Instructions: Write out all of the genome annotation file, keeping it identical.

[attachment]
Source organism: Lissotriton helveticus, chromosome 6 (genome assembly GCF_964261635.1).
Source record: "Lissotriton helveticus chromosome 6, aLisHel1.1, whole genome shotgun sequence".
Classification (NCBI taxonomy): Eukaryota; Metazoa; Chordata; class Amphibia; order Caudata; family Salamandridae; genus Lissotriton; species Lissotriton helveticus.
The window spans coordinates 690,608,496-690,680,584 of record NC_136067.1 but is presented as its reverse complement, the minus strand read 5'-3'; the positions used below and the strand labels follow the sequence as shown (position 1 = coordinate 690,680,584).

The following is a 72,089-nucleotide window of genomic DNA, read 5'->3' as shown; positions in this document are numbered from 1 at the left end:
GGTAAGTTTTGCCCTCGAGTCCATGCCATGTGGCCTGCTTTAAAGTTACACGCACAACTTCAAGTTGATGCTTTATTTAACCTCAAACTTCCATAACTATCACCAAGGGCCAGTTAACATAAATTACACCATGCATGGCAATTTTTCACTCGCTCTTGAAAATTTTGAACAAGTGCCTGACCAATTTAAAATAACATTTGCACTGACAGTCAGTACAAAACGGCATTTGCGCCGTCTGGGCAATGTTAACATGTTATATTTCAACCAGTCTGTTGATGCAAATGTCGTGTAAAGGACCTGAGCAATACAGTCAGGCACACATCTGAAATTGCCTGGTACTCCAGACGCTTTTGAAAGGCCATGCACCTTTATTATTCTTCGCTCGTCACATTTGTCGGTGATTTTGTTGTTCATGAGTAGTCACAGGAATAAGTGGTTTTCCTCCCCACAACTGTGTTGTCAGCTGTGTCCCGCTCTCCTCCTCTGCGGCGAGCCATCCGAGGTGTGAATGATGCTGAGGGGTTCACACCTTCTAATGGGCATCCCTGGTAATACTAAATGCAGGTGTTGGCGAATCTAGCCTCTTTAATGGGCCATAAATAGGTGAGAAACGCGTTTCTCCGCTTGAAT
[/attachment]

Source organism: Lissotriton helveticus, chromosome 6 (genome assembly GCF_964261635.1).
Source record: "Lissotriton helveticus chromosome 6, aLisHel1.1, whole genome shotgun sequence".
Classification (NCBI taxonomy): Eukaryota; Metazoa; Chordata; class Amphibia; order Caudata; family Salamandridae; genus Lissotriton; species Lissotriton helveticus.
The window spans coordinates 690,608,496-690,680,584 of record NC_136067.1 but is presented as its reverse complement, the minus strand read 5'-3'; the positions used below and the strand labels follow the sequence as shown (position 1 = coordinate 690,680,584).

The following is a 72,089-nucleotide window of genomic DNA, read 5'->3' as shown; positions in this document are numbered from 1 at the left end:
GGTAAGTTTTGCCCTCGAGTCCATGCCATGTGGCCTGCTTTAAAGTTACACGCACAACTTCAAGTTGATGCTTTATTTAACCTCAAACTTCCATAACTATCACCAAGGGCCAGTTAACATAAATTACACCATGCATGGCAATTTTTCACTCGCTCTTGAAAATTTTGAACAAGTGCCTGACCAATTTAAAATAACATTTGCACTGACAGTCAGTACAAAACGGCATTTGCGCCGTCTGGGCAATGTTAACATGTTATATTTCAACCAGTCTGTTGATGCAAATGTCGTGTAAAGGACCTGAGCAATACAGTCAGGCACACATCTGAAATTGCCTGGTACTCCAGACGCTTTTGAAAGGCCATGCACCTTTATTATTCTTCGCTCGTCACATTTGTCGGTGATTTTGTTGTTCATGAGTAGTCACAGGAATAAGTGGTTTTCCTCCCCACAACTGTGTTGTCAGCTGTGTCCCGCTCTCCTCCTCTGCGGCGAGCCATCCGAGGTGTGAATGATGCTGAGGGGTTCACACCTTCTAATGGGCATCCCTGGTAATACTAAATGCAGGTGTTGGCGAATCTAGCCTCTTTAATGGGCCATAAATAGGTGAGAAACGCGTTTCTCCGCTTGAAT